The tackle machine

Over the weekend, Tom Liberatore managed to equal the record for the most tackles laid in a game in the history of recording the measure (since 1986[ref]at least on[/ref]) with 19. He could have absolutely smashed the record considering he was on 17 tackles at 3/4 time. This is also the second time this year the record has been equalled, after Jack Zieballs 19 tackles in Round 3, with the original record set by Jude Bolton in Round 3, 2011.


As we can see, above, most of the top games in terms of tackles have all occurred since the 2009 grand final. In fact, when we plot the average number of tackles per game across each round since 1986, we see that there is a clear upward trend in tackles per game.


We can also see that the best tackler within a season (essentially the Coleman Medal of tackling, herein referred to “The Lenny”[ref]Named after the loveable Lenny Hayes, current holder of the ‘Most tackles in a career’[/ref]) has been increasing each year.


This is similar to the trend others have shown in stoppages, although not quite as dramatic. One complication of tracking changes in tackles over time is that they are a relatively new measure whose definition has become very specific.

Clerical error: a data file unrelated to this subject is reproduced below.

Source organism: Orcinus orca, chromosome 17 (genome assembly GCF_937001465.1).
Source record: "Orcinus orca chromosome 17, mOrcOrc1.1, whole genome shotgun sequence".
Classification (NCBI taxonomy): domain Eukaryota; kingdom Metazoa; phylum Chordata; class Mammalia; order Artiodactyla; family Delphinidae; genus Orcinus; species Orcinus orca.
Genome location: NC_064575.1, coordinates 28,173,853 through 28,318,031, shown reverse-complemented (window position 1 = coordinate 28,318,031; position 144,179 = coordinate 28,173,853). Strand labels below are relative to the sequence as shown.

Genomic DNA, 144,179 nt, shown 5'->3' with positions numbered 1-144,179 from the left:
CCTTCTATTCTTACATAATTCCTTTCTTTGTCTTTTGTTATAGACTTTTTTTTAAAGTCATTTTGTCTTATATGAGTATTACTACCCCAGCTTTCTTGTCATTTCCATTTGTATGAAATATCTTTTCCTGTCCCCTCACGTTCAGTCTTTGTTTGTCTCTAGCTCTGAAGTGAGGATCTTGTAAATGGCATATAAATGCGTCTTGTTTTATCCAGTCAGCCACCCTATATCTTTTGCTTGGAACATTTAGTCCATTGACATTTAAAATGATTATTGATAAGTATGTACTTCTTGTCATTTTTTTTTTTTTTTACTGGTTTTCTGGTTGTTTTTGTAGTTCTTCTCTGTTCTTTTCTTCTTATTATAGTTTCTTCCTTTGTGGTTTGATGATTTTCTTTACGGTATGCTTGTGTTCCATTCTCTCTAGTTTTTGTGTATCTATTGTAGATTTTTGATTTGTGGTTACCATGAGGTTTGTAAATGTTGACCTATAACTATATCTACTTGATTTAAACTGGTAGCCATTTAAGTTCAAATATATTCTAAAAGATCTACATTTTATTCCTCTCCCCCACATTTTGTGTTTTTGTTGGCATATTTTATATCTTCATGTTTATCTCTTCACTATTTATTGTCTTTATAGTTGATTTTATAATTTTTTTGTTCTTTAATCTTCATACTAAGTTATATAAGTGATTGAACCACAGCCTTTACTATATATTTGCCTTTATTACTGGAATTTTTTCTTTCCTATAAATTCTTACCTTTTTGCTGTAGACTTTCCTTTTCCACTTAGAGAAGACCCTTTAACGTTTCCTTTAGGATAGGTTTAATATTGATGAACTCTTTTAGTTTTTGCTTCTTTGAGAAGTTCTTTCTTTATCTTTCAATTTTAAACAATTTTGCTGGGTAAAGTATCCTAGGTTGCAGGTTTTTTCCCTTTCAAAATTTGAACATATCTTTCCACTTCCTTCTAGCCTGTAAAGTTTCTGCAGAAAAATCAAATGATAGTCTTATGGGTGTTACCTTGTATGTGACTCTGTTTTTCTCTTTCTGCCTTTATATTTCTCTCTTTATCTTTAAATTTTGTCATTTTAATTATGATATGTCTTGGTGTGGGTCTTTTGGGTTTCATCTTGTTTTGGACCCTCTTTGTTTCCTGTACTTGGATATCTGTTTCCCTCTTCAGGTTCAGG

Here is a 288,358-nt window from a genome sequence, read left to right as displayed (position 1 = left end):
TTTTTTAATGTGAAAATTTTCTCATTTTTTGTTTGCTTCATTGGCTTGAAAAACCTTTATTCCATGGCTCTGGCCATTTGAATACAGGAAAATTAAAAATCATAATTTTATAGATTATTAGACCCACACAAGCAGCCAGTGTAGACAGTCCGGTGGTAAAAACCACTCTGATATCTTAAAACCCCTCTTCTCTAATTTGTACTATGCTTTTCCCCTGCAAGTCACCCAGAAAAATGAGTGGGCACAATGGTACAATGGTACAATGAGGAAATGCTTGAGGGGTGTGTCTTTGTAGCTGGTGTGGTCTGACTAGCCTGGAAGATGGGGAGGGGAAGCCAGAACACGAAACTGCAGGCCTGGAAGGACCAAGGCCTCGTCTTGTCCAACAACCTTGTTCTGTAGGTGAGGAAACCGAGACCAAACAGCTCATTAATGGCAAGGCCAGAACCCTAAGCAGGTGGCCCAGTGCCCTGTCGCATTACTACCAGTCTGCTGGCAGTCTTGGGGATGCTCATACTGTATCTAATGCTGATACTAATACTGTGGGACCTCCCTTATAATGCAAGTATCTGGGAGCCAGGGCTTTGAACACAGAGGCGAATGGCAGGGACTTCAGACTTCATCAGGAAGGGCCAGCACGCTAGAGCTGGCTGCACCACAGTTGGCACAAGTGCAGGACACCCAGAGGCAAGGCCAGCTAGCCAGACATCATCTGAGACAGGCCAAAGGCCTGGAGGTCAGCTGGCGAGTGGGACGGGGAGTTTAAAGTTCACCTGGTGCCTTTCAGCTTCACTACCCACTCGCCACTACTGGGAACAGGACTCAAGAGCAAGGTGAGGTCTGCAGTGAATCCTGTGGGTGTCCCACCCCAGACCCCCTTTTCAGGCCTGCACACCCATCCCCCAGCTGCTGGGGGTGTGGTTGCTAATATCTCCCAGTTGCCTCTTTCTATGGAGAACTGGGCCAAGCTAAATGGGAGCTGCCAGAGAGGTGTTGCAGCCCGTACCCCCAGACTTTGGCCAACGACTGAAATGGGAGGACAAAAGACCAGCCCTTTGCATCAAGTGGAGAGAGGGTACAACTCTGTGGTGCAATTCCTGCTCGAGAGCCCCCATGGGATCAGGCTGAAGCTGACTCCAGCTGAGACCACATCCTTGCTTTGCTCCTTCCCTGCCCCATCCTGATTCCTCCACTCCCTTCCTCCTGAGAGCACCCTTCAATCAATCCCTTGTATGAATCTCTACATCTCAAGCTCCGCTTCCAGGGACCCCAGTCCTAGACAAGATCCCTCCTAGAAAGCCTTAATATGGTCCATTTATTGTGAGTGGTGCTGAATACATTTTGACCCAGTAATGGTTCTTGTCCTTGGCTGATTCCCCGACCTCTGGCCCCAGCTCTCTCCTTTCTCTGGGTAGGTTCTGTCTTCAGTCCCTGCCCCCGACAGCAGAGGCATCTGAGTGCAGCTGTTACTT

A tackle can be defined as using physical contact to prevent an opponent in possession of the ball from getting an effective disposal. If a player has on, two, or more players hanging off him and executes an effective kick or handball, then a tackle will not be awarded.

While we can’t test the theory, one might speculate that the advancements in resources by the official statistics provider, Champion Data, have allowed for better classification of tackles. While the increase in stoppages certainly points towards more successful tackles, some of the increase in tackles may also be down to us getting better at measuring tackles. Hard to measure but fun to speculate!


Going back to the Lenny Medal race for this year, while Liberatore and Ziebell had big one off games, they aren’t leading the race for the top stop. So far this year, that goes to Andrew Swallow with 68 (an average of 8.5 per game). Liberatore is in fact all the way down at 16th with 48 (6 per game), while Ziebell is 26th with 45 (5.6 per game). Impressively, Liam Shiels from Hawthorn is 4th with 58 from only 6 matches, at an average of 9.7 per game.

Where that fits in the overall best season is below. Certainly, Swallow is tracking nicely to come close to breaking his own record, which, if the trend for increases in tackles continues, is probably what we would expect!


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